Reserve for Encumbrances
The reserve for encumbrances is a financial accounting concept primarily used in governmental accounting, particularly in the context of budgetary accounting. An encumbrance represents a commitment of funds for planned expenditures, such as purchase orders or contracts, which have been approved but not yet paid or fulfilled. The reserve for encumbrances ensures that the government entity does not overspend its budget or inadvertently commit funds that are already earmarked for other purposes.
Here’s a breakdown of the concept:
- Encumbrance: When a government agency issues a purchase order or enters into a contract for goods or services, it creates an obligation to pay in the future. This obligation, even though it’s not an actual expense yet, is called an encumbrance.
- Reserve for Encumbrances: This reserve is essentially an account set aside on the books to recognize these commitments. When an encumbrance is established, the budgeted funds are “reserved,” ensuring they are available when the actual payment is due.
- Expense Recognition: When the goods or services are received and the actual expense occurs, the encumbrance is reversed, and the expense is recorded in the financial statements. The funds move out of the reserve for encumbrances and are recognized as an actual expenditure.
Example of the Reserve for Encumbrances
Let’s delve into a more detailed example to illustrate the concept of the “reserve for encumbrances” in governmental accounting.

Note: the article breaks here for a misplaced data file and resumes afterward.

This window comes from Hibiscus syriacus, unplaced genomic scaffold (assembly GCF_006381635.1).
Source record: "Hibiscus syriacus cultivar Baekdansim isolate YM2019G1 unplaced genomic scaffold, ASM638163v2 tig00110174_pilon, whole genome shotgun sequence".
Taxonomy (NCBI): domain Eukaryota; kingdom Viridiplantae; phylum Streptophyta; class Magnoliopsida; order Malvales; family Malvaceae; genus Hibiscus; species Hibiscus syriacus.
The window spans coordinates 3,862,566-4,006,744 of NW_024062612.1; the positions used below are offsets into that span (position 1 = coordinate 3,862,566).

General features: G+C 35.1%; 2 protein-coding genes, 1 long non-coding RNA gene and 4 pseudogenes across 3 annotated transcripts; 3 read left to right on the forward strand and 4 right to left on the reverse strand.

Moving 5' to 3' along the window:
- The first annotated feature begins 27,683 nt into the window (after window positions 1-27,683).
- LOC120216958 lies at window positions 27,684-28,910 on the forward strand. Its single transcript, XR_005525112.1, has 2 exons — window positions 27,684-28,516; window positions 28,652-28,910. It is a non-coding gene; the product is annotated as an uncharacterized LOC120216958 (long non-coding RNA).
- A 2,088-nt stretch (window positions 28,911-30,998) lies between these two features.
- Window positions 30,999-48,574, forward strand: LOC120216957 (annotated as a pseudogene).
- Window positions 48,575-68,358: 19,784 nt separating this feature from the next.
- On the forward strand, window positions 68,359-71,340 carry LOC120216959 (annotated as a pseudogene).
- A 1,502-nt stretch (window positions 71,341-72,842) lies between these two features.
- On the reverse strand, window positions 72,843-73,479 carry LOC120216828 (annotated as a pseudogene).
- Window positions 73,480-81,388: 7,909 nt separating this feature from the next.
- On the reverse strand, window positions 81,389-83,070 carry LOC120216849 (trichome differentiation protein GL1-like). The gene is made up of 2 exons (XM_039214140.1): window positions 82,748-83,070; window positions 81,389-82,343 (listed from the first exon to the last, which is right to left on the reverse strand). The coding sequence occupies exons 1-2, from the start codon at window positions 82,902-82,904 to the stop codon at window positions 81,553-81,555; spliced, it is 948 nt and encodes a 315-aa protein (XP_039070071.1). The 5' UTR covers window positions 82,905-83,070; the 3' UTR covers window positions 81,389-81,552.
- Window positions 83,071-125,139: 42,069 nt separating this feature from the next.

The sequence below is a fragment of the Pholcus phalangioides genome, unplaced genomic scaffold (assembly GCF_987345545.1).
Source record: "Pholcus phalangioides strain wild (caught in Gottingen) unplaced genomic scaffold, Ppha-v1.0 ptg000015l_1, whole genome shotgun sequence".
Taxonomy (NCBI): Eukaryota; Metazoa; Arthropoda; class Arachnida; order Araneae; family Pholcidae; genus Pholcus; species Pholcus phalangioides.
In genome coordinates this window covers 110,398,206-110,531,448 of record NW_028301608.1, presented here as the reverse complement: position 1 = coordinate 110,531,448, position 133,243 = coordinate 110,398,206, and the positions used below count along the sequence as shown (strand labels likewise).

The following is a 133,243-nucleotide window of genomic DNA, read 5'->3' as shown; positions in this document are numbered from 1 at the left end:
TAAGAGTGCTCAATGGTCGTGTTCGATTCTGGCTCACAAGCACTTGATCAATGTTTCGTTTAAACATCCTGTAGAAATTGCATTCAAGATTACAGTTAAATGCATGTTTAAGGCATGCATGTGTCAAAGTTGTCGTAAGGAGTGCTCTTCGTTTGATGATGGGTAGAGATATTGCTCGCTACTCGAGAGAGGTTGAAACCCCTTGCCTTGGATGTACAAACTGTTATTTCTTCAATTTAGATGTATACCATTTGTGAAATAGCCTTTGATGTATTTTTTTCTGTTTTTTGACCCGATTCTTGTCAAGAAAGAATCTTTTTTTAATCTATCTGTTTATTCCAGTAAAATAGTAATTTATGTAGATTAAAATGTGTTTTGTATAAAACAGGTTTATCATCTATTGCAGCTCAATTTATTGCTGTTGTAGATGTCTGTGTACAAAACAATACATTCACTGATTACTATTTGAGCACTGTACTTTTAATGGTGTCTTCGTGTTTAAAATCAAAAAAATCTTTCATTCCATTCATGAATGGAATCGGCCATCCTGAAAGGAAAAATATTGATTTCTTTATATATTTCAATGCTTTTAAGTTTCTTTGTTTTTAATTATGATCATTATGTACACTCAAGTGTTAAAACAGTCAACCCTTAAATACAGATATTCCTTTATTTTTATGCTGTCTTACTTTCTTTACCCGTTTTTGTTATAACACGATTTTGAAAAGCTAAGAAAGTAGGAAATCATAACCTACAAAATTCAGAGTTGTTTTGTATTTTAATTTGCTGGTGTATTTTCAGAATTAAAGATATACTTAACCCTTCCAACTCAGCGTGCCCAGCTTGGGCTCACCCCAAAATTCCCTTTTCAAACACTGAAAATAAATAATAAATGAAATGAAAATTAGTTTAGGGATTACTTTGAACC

City of Evergreen’s Parks and Recreation Department Budget
The Parks and Recreation Department of the City of Evergreen is given an annual budget of $500,000 for park maintenance and improvements.
In March, the department’s manager decides to build a new playground in one of the city’s parks. After obtaining quotes, the manager chooses a contractor and signs a contract for $100,000 to build the playground.
March Accounting Entries:
- Encumber the Funds:
- Debit (increase) Encumbrances: $100,000
- Credit (increase) Reserve for Encumbrances: $100,000
By making these entries, the City of Evergreen has earmarked $100,000 of its budget for the playground project. The budget available for other park improvements now effectively stands at $400,000, even though no money has been physically spent yet.
Fast forward to August. The playground project is completed, and the contractor sends the final invoice to the City of Evergreen.
August Accounting Entries:
- Reverse the Encumbrance:
- Debit (decrease) Reserve for Encumbrances: $100,000
- Credit (decrease) Encumbrances: $100,000
- Recognize the Actual Expense:
- Debit (increase) Park Improvement Expense: $100,000
- Credit (decrease) Cash (or Accounts Payable, if not paid immediately): $100,000
With the completion of the project and the payment (or commitment to pay) to the contractor, the city has converted the encumbrance into an actual expense.
The “reserve for encumbrances” mechanism ensures that the City of Evergreen did not accidentally allocate the $100,000 earmarked for the playground to some other project, providing a means to manage and control budgeted funds accurately.